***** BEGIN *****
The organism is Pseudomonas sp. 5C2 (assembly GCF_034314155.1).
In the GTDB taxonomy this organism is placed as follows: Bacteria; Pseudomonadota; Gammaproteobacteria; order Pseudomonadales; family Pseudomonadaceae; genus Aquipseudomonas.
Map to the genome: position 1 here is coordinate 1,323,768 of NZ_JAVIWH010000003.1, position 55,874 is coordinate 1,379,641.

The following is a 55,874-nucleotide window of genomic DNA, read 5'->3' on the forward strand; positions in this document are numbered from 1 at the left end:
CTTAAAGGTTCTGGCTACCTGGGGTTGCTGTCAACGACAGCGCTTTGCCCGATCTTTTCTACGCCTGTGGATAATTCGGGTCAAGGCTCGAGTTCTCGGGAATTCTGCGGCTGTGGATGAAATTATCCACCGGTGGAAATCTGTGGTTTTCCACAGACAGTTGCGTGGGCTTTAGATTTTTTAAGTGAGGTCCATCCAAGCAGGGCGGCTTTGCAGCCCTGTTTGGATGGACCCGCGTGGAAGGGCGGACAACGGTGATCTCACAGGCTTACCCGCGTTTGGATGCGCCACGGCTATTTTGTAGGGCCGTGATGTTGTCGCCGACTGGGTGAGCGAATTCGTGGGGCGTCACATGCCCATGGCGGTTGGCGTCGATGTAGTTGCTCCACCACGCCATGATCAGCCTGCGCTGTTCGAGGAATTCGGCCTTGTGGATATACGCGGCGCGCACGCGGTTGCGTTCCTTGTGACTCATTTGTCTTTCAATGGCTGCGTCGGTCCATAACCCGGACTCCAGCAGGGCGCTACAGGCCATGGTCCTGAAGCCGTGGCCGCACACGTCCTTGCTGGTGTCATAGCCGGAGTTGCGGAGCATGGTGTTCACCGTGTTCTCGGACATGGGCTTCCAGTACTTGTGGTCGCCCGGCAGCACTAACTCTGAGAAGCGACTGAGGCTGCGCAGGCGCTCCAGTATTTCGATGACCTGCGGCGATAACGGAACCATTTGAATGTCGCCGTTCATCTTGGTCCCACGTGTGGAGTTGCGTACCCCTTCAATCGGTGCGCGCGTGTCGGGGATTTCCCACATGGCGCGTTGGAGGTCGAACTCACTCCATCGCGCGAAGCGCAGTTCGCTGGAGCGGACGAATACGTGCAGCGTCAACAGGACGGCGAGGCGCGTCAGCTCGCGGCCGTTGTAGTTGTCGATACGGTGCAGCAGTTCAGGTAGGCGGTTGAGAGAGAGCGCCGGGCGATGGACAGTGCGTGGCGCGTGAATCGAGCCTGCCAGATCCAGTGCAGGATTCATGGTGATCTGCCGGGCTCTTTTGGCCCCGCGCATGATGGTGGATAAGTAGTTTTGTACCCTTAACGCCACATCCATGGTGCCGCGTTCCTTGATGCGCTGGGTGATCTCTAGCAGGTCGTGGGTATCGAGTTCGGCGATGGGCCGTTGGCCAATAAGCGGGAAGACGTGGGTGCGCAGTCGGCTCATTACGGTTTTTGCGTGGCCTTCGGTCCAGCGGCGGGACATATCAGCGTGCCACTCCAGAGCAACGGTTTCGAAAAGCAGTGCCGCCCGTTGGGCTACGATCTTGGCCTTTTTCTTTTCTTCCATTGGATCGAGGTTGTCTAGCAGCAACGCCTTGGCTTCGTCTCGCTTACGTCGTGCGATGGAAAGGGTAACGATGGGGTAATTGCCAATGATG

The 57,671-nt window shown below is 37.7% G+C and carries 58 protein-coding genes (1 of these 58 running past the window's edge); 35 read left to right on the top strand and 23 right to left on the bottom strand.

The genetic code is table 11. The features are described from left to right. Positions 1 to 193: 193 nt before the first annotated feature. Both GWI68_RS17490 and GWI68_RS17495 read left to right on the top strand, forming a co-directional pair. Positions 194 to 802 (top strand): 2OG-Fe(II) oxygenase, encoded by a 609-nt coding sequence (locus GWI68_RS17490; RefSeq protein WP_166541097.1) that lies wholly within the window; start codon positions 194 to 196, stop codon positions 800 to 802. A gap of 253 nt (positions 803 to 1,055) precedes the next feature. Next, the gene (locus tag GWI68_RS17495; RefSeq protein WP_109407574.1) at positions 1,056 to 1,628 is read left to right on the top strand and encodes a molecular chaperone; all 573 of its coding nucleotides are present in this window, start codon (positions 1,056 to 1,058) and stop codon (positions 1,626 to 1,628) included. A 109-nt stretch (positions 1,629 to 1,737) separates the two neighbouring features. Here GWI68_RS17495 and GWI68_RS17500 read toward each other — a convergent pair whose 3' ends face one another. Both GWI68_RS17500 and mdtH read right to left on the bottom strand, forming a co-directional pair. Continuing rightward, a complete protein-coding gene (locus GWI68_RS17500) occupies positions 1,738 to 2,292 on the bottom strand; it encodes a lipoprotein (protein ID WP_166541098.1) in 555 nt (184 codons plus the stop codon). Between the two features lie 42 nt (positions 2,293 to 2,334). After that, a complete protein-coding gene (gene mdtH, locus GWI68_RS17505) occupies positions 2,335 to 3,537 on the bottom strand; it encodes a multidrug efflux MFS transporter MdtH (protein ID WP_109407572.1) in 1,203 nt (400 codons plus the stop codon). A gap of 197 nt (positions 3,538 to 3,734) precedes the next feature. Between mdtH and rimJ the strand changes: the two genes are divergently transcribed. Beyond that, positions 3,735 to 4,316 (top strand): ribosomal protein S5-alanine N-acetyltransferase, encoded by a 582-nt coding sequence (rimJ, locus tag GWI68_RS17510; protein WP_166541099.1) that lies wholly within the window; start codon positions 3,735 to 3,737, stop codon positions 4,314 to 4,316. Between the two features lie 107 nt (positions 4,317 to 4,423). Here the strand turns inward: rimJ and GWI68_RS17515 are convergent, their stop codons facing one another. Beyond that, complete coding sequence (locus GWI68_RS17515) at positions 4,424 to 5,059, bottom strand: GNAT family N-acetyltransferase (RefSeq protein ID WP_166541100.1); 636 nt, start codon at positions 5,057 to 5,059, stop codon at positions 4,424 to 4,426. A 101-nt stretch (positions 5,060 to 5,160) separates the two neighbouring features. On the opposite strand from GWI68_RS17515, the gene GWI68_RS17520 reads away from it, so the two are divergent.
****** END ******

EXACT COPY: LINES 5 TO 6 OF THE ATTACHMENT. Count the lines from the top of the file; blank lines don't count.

CTTAAAGGTTCTGGCTACCTGGGGTTGCTGTCAACGACAGCGCTTTGCCCGATCTTTTCTACGCCTGTGGATAATTCGGGTCAAGGCTCGAGTTCTCGGGAATTCTGCGGCTGTGGATGAAATTATCCACCGGTGGAAATCTGTGGTTTTCCACAGACAGTTGCGTGGGCTTTAGATTTTTTAAGTGAGGTCCATCCAAGCAGGGCGGCTTTGCAGCCCTGTTTGGATGGACCCGCGTGGAAGGGCGGACAACGGTGATCTCACAGGCTTACCCGCGTTTGGATGCGCCACGGCTATTTTGTAGGGCCGTGATGTTGTCGCCGACTGGGTGAGCGAATTCGTGGGGCGTCACATGCCCATGGCGGTTGGCGTCGATGTAGTTGCTCCACCACGCCATGATCAGCCTGCGCTGTTCGAGGAATTCGGCCTTGTGGATATACGCGGCGCGCACGCGGTTGCGTTCCTTGTGACTCATTTGTCTTTCAATGGCTGCGTCGGTCCATAACCCGGACTCCAGCAGGGCGCTACAGGCCATGGTCCTGAAGCCGTGGCCGCACACGTCCTTGCTGGTGTCATAGCCGGAGTTGCGGAGCATGGTGTTCACCGTGTTCTCGGACATGGGCTTCCAGTACTTGTGGTCGCCCGGCAGCACTAACTCTGAGAAGCGACTGAGGCTGCGCAGGCGCTCCAGTATTTCGATGACCTGCGGCGATAACGGAACCATTTGAATGTCGCCGTTCATCTTGGTCCCACGTGTGGAGTTGCGTACCCCTTCAATCGGTGCGCGCGTGTCGGGGATTTCCCACATGGCGCGTTGGAGGTCGAACTCACTCCATCGCGCGAAGCGCAGTTCGCTGGAGCGGACGAATACGTGCAGCGTCAACAGGACGGCGAGGCGCGTCAGCTCGCGGCCGTTGTAGTTGTCGATACGGTGCAGCAGTTCAGGTAGGCGGTTGAGAGAGAGCGCCGGGCGATGGACAGTGCGTGGCGCGTGAATCGAGCCTGCCAGATCCAGTGCAGGATTCATGGTGATCTGCCGGGCTCTTTTGGCCCCGCGCATGATGGTGGATAAGTAGTTTTGTACCCTTAACGCCACATCCATGGTGCCGCGTTCCTTGATGCGCTGGGTGATCTCTAGCAGGTCGTGGGTATCGAGTTCGGCGATGGGCCGTTGGCCAATAAGCGGGAAGACGTGGGTGCGCAGTCGGCTCATTACGGTTTTTGCGTGGCCTTCGGTCCAGCGGCGGGACATATCAGCGTGCCACTCCAGAGCAACGGTTTCGAAAAGCAGTGCCGCCCGTTGGGCTACGATCTTGGCCTTTTTCTTTTCTTCCATTGGATCGAGGTTGTCTAGCAGCAACGCCTTGGCTTCGTCTCGCTTACGTCGTGCGATGGAAAGGGTAACGATGGGGTAATTGCCAATGATG

The 57,671-nt window shown below is 37.7% G+C and carries 58 protein-coding genes (1 of these 58 running past the window's edge); 35 read left to right on the top strand and 23 right to left on the bottom strand.